Christmas is my favorite time of year. Many of my favorite memories are often accompanied by thoughts of Christmas. When I was a child, I remember going Christmas shopping and sitting on Santa’s lap for pictures. Mom would take us to the Fashioned Square Mall in Saginaw, Michigan. We were poor, so Christmas really was the only time I got to go to the mall. I remember just as soon as I got that picture with Santa, I made a beeline for the electronics store and would stand there and play the latest video game. In fact, it was the only video game available, and I would play it for hours. Literally from the time we got there until the mall closed, I would stand there playing an Atari table tennis game. The younger generation is probably wondering what Table tennis on T.V. is, but my generation remembers well. It was the first video game that ever came out. Then I remember the little handheld Mattel football game – red lights and 9 volt batteries that would consume our time.
Electronics continued to boom, and as it did, the more families began to segregate even within their own homes. I remember when texting first started from cell phones, the local news hosted a couple who was having marital problems. That wasn’t really the interesting part though, the reason they were having marital problems was because they had forgotten, for all intents and purposes, how to communicate with one another. This particular couple would actually sit next to each other on their couch, and rather than talk to one another or look at one another they would text one another. Distance grew between them because they lost each other in technology. Sure they still communicated, but there is something to be said for looking a person in the eyes and speaking to them especially if they are family. Technology has changed things. It can be used for good, no doubt, but it can also cause us to lose sight of that which is important: the relationships we have with one another, and how we communicate them. I have to tell you, the Chappell house struggles with this is as well. We have become so dependent on cell phones that even when we sit down to eat together half of us are texting or looking at some app on the phone.
There are other distractions we are faced with, and everyone has them. Distractions are anything that focus our attentions from the things that are really important. Quality family time and relationships, setting good examples for our children or friends, and our zeal for the Lord often suffer because of distractions. Distractions can be work or work-related issues as well. But the truth is, nothing should pull us away from our priorities. Although, if work or your favorite hobby is taking priority over your relationship with God, then you are not handling those affairs in a godly manner. We are to let nothing interfere with our relationship with the Father. Absolutely nothing. Not work, not the weather, not fishing, not baseball, not cell phones, not video games…not our homes, not our families, not resentment toward your church, church family, or another believer…not anything.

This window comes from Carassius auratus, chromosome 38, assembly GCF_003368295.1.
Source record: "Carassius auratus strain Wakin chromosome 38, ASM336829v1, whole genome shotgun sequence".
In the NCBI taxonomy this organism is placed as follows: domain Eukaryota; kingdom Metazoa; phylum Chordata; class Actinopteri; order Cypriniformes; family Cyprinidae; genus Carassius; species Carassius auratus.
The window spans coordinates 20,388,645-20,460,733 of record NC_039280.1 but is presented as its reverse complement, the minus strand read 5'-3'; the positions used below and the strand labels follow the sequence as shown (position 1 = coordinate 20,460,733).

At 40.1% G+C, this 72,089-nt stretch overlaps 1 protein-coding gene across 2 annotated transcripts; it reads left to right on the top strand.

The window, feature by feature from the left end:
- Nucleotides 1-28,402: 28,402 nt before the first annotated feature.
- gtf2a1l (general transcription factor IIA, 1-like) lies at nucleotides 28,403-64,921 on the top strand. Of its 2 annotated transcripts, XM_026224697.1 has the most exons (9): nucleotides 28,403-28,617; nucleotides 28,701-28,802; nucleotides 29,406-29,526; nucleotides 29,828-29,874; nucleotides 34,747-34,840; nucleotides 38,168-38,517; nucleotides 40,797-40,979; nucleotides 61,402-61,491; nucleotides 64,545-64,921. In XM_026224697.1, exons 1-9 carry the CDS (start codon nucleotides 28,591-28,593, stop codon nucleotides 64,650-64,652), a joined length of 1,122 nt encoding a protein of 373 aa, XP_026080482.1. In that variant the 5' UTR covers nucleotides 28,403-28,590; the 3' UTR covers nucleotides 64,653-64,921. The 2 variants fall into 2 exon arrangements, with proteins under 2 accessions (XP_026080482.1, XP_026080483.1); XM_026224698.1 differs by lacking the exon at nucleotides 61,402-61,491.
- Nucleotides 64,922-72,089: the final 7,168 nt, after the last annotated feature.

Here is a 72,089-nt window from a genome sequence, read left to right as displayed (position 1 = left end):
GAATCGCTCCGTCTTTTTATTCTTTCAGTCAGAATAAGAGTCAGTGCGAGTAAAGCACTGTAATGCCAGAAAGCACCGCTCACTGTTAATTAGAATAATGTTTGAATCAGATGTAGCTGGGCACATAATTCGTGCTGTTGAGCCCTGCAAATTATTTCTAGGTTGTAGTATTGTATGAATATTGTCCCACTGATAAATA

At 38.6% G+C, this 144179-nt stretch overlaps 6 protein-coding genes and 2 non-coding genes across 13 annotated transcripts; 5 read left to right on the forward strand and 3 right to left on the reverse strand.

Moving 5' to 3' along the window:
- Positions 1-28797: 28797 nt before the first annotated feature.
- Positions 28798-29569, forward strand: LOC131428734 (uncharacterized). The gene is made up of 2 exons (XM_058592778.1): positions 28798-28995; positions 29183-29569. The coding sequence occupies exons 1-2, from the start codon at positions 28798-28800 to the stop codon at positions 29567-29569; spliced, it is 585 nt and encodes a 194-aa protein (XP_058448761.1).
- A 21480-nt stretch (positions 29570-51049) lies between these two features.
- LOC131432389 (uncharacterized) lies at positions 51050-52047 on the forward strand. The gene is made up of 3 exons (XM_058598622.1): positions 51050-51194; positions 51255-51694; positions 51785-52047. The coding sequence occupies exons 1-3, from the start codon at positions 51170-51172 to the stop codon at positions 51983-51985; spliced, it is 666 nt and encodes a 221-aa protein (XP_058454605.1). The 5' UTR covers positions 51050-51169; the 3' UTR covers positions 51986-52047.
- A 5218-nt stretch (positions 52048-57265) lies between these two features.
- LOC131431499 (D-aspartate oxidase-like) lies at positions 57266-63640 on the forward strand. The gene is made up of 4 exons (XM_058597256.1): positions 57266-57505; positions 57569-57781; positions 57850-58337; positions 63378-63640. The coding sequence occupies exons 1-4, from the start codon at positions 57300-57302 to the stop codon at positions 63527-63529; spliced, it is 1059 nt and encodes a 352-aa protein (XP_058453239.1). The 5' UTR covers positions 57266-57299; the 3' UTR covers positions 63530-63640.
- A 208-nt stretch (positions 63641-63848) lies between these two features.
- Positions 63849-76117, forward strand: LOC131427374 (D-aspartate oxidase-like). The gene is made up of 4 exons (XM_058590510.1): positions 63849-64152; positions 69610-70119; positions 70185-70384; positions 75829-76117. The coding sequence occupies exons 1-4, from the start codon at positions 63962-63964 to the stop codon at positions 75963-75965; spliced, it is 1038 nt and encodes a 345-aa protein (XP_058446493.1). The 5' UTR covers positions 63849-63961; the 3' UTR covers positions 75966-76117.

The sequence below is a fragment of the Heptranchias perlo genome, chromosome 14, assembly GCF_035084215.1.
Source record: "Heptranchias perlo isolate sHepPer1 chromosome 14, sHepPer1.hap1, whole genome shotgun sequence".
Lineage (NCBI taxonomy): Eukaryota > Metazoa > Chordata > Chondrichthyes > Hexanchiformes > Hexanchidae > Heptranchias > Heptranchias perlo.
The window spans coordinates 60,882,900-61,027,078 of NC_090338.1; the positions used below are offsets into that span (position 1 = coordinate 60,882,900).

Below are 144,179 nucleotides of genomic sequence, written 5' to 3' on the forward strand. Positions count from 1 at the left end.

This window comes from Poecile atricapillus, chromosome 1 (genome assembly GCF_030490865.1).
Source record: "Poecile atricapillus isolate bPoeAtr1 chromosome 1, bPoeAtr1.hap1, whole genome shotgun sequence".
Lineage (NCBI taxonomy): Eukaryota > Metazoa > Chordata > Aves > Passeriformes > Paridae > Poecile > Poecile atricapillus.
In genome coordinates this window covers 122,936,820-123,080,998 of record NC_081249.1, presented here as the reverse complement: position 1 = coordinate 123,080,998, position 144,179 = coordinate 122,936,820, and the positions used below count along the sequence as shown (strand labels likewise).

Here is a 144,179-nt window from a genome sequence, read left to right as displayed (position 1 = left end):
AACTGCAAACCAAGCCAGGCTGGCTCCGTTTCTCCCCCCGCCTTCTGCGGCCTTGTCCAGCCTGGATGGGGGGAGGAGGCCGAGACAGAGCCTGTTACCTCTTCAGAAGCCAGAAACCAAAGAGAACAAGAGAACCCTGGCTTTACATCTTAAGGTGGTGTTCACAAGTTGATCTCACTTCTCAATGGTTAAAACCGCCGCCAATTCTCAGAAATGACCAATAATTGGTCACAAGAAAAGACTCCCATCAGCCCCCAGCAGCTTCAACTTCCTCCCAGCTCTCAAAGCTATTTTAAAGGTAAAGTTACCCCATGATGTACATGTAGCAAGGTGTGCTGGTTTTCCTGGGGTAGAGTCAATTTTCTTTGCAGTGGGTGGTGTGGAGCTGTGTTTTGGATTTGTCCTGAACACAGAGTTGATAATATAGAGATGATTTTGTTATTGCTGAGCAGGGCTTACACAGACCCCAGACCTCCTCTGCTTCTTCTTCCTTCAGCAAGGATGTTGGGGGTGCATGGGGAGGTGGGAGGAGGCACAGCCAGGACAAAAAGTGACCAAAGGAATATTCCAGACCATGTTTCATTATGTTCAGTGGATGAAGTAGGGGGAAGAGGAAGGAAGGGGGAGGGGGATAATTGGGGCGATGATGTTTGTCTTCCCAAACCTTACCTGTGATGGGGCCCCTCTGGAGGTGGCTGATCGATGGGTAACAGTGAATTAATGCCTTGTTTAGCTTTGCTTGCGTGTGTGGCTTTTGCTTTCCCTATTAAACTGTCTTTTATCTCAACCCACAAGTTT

There are things even in my life that I need to readjust to fix this issu, and I plan on starting now. Christmas isn’t about games anymore, not for me. It is not about what I get under the tree or a big family meal (although us Baptists love to eat). For me, Christmas is all about the Messiah, the Anointed One who entered my world so that I could join Him in His. And not just me, but everyone. For me, Christmas is about celebrating the love of Christ and the only way I know how to do that is to be more Christlike. There are several things I will do in order to accomplish that, maybe some of these will work for you:
- The Chappell home will fast from their phones on Christmas day (except for emergencies of course) and focus on one another and Jesus.
- Christ came to usher in the day of grace, that which we have been saved by. We are going to be more diligent in paying that grace forward. I cannot realistically expect anyone to be perfect (there is only One JESUS)! Hence, we shouldn’t have unrealistic expectations of others. People will fail and disappoint you. Be a picture of Christ, forgive them, show them that you forgive them, and illustrate the grace that you have been afforded by His coming.
- Sometimes that may mean materially, but not necessarily. Be sensitive to what others need. Sometimes people just need to know you care and have compassion for them.
- Most of all, don’t let this season be just another day to archive in your memories as Christmas 2019. Prayerfully consider doing something intentional for someone else that exhibits the love of Jesus. That’s what I am going to do.
You may think of other ways to Celebrate the Messiah. Maybe a prayer time with your whole family, maybe a visit to someone that is in need, or some other thing that the Lord lays on your heart. Be sensitive to Him and tell others you love them in the name of the Lord! We have much to be thankful for.